Content Assembly Mechanism (CAM)
The Content Assembly Mechanism (CAM) provides a generalized assembly mechanism using templates of business transaction content. These templates augment and enhance schema structure definitions with context driven business rules so that accurate information content can be produced consistently. The CAM approach also integrates with metadata semantics and particularly with registry storage of vocabularies of metadata. A compliant CAM processor is thereby able to provide documentation of information exchange formats, validation of transaction instances and runtime creation of valid transaction documents.
More information: CAM page on the OASIS website
More on the general topic: Workflow
- Business Centric Methodology (BCM)
- Business Process Execution Language (BPEL)
- Business Process Query Language (BPQL)
- Business Process Specification Schema (BPSS)
- Business Transaction Protocol (BTP)
- Collaboration Protocol Profile/Agreement (CPP/A)
- Common Alerting Protocol (CAP)
- Partner Interface Process (PIP)
- RosettaNet Implementation Framework (RNIF)
- Web Services Flow Language (WSFL)
- WS Choreography Description Language (CDL)
Related Online Briefings
- Online Briefing: Change Analysis of Systems Integration Techniques
- Online Briefing: Non-Technical Change Issues Related to SOA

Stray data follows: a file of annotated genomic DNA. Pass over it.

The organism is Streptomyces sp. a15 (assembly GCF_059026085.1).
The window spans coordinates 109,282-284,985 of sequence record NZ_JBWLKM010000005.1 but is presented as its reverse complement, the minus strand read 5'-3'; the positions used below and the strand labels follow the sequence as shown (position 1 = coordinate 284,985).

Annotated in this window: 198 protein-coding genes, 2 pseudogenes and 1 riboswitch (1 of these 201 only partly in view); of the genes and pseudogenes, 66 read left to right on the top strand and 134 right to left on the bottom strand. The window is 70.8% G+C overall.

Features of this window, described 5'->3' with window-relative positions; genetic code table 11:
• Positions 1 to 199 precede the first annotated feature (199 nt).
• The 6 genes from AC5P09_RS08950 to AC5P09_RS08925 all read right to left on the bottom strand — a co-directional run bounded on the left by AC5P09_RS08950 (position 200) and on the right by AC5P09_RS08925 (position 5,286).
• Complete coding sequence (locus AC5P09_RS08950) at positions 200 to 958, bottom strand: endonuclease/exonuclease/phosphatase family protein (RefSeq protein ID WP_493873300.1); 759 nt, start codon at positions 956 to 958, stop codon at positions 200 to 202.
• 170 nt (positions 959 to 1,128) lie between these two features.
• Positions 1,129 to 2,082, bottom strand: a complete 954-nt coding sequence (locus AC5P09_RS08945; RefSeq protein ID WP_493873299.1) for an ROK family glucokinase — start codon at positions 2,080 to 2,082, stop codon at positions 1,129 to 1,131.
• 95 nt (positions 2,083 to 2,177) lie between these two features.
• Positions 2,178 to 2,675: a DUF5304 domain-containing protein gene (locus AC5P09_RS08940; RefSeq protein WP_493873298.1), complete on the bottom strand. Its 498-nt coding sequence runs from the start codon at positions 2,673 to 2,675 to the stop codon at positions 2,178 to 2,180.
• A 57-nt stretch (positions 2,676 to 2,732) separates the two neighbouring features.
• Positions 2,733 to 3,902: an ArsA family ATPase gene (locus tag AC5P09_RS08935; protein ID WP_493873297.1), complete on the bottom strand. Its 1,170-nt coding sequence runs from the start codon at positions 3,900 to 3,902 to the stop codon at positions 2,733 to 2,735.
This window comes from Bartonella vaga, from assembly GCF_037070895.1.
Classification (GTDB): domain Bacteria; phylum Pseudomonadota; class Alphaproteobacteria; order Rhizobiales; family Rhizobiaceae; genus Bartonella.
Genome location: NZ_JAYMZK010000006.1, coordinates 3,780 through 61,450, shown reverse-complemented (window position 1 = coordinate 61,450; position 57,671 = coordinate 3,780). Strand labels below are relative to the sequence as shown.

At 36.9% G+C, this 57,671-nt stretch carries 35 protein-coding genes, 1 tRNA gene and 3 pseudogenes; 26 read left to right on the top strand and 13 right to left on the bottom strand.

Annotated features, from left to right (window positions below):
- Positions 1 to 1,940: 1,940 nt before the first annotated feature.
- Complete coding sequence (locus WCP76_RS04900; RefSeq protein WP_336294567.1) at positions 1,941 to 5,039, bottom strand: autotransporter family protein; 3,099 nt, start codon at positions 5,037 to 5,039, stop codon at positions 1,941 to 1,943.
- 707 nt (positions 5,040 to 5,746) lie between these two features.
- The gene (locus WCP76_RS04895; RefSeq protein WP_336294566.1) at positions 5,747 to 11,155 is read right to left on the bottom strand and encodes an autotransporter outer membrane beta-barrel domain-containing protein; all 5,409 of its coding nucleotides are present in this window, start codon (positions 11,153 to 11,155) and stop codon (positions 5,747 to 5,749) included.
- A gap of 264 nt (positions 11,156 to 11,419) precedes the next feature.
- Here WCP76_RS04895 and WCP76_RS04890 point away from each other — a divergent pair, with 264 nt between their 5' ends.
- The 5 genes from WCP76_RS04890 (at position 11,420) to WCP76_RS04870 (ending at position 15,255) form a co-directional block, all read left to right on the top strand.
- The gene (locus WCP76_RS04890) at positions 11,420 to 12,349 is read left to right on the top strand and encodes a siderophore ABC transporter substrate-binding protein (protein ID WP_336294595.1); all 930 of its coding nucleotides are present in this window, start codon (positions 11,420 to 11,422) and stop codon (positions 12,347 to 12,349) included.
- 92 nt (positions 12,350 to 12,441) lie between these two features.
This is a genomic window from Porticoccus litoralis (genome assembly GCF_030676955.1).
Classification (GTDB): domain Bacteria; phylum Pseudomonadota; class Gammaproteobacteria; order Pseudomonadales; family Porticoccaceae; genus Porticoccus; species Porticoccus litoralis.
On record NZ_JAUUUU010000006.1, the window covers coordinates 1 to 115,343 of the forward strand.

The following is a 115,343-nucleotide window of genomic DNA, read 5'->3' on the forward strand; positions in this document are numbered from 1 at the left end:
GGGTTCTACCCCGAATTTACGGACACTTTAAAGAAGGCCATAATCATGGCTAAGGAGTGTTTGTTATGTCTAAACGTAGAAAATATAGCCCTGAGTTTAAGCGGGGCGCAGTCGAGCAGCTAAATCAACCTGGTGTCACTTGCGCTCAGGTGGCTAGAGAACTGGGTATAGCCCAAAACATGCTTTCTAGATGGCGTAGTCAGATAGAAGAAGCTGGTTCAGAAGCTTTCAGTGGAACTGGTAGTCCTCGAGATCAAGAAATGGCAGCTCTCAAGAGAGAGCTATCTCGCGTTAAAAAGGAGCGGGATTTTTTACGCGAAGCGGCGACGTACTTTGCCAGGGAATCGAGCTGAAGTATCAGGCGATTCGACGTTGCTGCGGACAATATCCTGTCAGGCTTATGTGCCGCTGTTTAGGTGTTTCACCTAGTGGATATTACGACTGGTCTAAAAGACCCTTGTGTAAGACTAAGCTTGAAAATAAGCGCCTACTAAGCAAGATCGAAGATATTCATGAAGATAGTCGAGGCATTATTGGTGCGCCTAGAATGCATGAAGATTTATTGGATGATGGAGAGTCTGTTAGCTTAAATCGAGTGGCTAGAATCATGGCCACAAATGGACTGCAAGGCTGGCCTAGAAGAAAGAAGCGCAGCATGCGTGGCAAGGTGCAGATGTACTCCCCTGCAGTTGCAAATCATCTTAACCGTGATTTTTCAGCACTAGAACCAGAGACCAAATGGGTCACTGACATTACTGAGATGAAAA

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The Savvy Manager's Guide
Douglas K Barry is also the author of a book that explains Web Services, service-oriented architecture, and Cloud Computing in an easy-to-understand, non-technical manner.
Web Services, Service-Oriented Architectures, and Cloud Computing: The Savvy Manager's Guide (Second Edition)
by Douglas K Barry with David Dick
This is a guide for the savvy manager who wants to capitalize on the wave of change that is occurring with Web Services, service-oriented architecture, and—more recently—Cloud Computing. The changes wrought by these technologies will require both a basic grasp of the technologies and an effective way to deal with how these changes will affect the people who build and use the systems in our organizations. This book covers both issues. Managers at all levels of all organizations must be aware of both the changes that we are now seeing and ways to deal with issues created by those changes.